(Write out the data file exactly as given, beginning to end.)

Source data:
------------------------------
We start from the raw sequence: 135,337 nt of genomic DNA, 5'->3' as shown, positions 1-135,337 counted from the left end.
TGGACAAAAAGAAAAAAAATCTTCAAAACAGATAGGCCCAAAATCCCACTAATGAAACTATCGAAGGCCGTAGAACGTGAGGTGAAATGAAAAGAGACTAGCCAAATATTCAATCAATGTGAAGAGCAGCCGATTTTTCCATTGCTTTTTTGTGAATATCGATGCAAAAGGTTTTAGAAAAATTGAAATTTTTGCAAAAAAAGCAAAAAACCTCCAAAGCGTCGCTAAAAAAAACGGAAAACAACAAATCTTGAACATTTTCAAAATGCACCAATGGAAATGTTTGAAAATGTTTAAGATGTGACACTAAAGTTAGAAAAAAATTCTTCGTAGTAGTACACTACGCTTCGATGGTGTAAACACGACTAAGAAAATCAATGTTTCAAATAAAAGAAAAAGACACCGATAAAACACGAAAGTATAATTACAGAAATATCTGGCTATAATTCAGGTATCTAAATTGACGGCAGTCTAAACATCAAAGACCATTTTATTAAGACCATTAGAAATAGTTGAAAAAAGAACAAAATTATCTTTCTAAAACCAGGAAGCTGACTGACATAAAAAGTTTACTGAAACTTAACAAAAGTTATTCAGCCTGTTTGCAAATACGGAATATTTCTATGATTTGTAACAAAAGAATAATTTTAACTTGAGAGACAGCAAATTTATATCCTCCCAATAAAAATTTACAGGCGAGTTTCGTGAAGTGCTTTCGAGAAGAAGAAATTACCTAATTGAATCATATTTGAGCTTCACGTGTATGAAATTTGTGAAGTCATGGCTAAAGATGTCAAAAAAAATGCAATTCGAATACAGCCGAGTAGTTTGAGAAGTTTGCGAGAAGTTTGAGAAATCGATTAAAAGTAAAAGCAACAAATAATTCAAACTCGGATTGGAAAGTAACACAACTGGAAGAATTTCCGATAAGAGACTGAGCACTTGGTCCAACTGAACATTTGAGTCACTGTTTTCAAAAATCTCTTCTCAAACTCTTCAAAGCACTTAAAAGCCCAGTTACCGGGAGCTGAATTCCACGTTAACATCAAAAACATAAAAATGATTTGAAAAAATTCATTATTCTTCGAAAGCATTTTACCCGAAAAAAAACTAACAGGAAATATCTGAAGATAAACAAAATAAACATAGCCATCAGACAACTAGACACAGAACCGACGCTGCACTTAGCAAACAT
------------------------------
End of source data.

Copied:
We start from the raw sequence: 135,337 nt of genomic DNA, 5'->3' as shown, positions 1-135,337 counted from the left end.
TGGACAAAAAGAAAAAAAATCTTCAAAACAGATAGGCCCAAAATCCCACTAATGAAACTATCGAAGGCCGTAGAACGTGAGGTGAAATGAAAAGAGACTAGCCAAATATTCAATCAATGTGAAGAGCAGCCGATTTTTCCATTGCTTTTTTGTGAATATCGATGCAAAAGGTTTTAGAAAAATTGAAATTTTTGCAAAAAAAGCAAAAAACCTCCAAAGCGTCGCTAAAAAAAACGGAAAACAACAAATCTTGAACATTTTCAAAATGCACCAATGGAAATGTTTGAAAATGTTTAAGATGTGACACTAAAGTTAGAAAAAAATTCTTCGTAGTAGTACACTACGCTTCGATGGTGTAAACACGACTAAGAAAATCAATGTTTCAAATAAAAGAAAAAGACACCGATAAAACACGAAAGTATAATTACAGAAATATCTGGCTATAATTCAGGTATCTAAATTGACGGCAGTCTAAACATCAAAGACCATTTTATTAAGACCATTAGAAATAGTTGAAAAAAGAACAAAATTATCTTTCTAAAACCAGGAAGCTGACTGACATAAAAAGTTTACTGAAACTTAACAAAAGTTATTCAGCCTGTTTGCAAATACGGAATATTTCTATGATTTGTAACAAAAGAATAATTTTAACTTGAGAGACAGCAAATTTATATCCTCCCAATAAAAATTTACAGGCGAGTTTCGTGAAGTGCTTTCGAGAAGAAGAAATTACCTAATTGAATCATATTTGAGCTTCACGTGTATGAAATTTGTGAAGTCATGGCTAAAGATGTCAAAAAAAATGCAATTCGAATACAGCCGAGTAGTTTGAGAAGTTTGCGAGAAGTTTGAGAAATCGATTAAAAGTAAAAGCAACAAATAATTCAAACTCGGATTGGAAAGTAACACAACTGGAAGAATTTCCGATAAGAGACTGAGCACTTGGTCCAACTGAACATTTGAGTCACTGTTTTCAAAAATCTCTTCTCAAACTCTTCAAAGCACTTAAAAGCCCAGTTACCGGGAGCTGAATTCCACGTTAACATCAAAAACATAAAAATGATTTGAAAAAATTCATTATTCTTCGAAAGCATTTTACCCGAAAAAAAACTAACAGGAAATATCTGAAGATAAACAAAATAAACATAGCCATCAGACAACTAGACACAGAACCGACGCTGCACTTAGCAAACAT